I am looking to buy some new photodiodes for a project. Currently, I have been using expensive photodiodes with a picosecond level rise and fall time and a very small area to pick up light. The problem is that I am not getting much light into the photodiode so the readings are quite low and need to have more of a range.

I was just wondering what the measurement for how sensitive a photodiode is and if anyone has any good ideas for near-infrared (800-850 nm) photodiodes which are extremely sensitive so have a large range from not much light which is what I need.

This is the type of photodiode I am looking for

Any ideas?


4 Answers 4


How to tell how sensitive a photodiode is?

There's a curve in your device's datasheet that tells you exactly that:

enter image description here

Combined with the line in the Characteristics table that tells you the sensitivity is 0.55 A/W at 850 nm, this gives you the sensitivity at whatever wavelength you are using.

(Note: in the optical communications field, we'd call this a responsivity curve, not a sensitivity curve. For us, sensitivity is a measure of the minimum detectable signal)

if anyone has any good ideas for near-infrared (800-850 nm) photo diodes which are extremely sensitive so have a large range from not much light which is what I need.

Standard p-i-n photodiodes can't produce more than one carrier pair per photon absorbed, so you won't find any with a dramatically stronger response than this one.

If you are working at one specific wavelength, you might be able to find or custom-order one with an anti-reflective (AR) coating for that wavelength and get near a 25% improvement in responsivity (based on the 80% quantum efficiency spec for this device). This will increase the cost.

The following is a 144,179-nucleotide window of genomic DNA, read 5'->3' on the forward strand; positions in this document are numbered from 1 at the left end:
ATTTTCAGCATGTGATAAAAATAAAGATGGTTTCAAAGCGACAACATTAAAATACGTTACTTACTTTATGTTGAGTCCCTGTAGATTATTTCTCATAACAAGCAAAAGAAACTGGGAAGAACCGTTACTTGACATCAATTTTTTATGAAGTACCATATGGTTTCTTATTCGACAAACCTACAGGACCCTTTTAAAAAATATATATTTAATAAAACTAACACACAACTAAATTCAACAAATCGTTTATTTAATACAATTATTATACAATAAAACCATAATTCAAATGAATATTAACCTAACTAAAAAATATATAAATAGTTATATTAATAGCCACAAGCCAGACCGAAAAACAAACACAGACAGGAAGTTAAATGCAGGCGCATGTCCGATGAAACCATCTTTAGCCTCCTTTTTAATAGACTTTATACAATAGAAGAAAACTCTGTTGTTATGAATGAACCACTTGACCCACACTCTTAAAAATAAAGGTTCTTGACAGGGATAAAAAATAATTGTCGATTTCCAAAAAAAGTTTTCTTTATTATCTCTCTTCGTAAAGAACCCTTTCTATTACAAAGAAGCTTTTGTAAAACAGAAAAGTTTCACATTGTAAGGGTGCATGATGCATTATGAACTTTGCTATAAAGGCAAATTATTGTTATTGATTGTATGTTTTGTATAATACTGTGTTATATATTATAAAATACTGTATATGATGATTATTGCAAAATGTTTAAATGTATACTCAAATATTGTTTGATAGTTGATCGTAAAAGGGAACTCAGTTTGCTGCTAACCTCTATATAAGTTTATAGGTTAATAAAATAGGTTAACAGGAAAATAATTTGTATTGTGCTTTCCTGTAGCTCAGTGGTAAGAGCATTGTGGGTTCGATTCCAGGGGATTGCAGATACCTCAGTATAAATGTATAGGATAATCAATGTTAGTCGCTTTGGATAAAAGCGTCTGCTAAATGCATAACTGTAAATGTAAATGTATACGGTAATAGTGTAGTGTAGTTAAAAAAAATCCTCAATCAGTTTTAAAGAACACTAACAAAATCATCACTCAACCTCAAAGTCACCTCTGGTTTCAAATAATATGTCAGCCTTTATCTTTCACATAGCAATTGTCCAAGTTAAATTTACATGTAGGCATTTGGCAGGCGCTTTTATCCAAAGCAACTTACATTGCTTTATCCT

Some other solutions:

As others have said, you can use an avalanche photodiode (APD), which has an internal current gain process to effectively increase the responsivity above 1 carrier pair per photon. However these require very carefully controlled high-voltage bias, which will increase your system cost.

Or, if your problem is actually focusing your light beam onto the small device area, you could use a larger device (which will be slower and will tend to be more expensive).

Finally, a solution that hasn't been suggested yet in another answer: You could be sure your light source is chosen to match the peak responsivity wavelength of your O/E.

Another comment: The Mouser page you linked calls this a phototransistor, but the Osram datasheet just calls it a photodiode, and its responsivity is typical for photodiodes, not phototransistors. Another way you can get internal gain in the device is to use an actual phototransistor. I don't use these devices regularly, but I expect they might be relatively slow compared to ordinary photodiodes.

  • \$\begingroup\$ Hi, Thank you very much for your answer. I understand much better now and thanks for explaining the different terms. I am new to this type of electrical engineering and just electrical engineering in general. \$\endgroup\$
    – James
    Dec 11, 2018 at 20:49
  • \$\begingroup\$ I have also found some APDs which I am going to look more into osioptoelectronics.com/standard-products/silicon-photodiodes/… they look quite good so I will see \$\endgroup\$
    – James
    Dec 11, 2018 at 20:49
  • \$\begingroup\$ I am also guessing that a larger active area will let more light through giving a larger range with the same amount of light? \$\endgroup\$
    – James
    Dec 11, 2018 at 20:50
  • \$\begingroup\$ If your optics aren't able to focus your beam to a spot smaller than your detector, then increasing the device size will improve your effective response. Another thing, before you start designing 200 V supplies for APDs, have you already considered just using a transimpedance amplifier? And why does that solution not work for you? \$\endgroup\$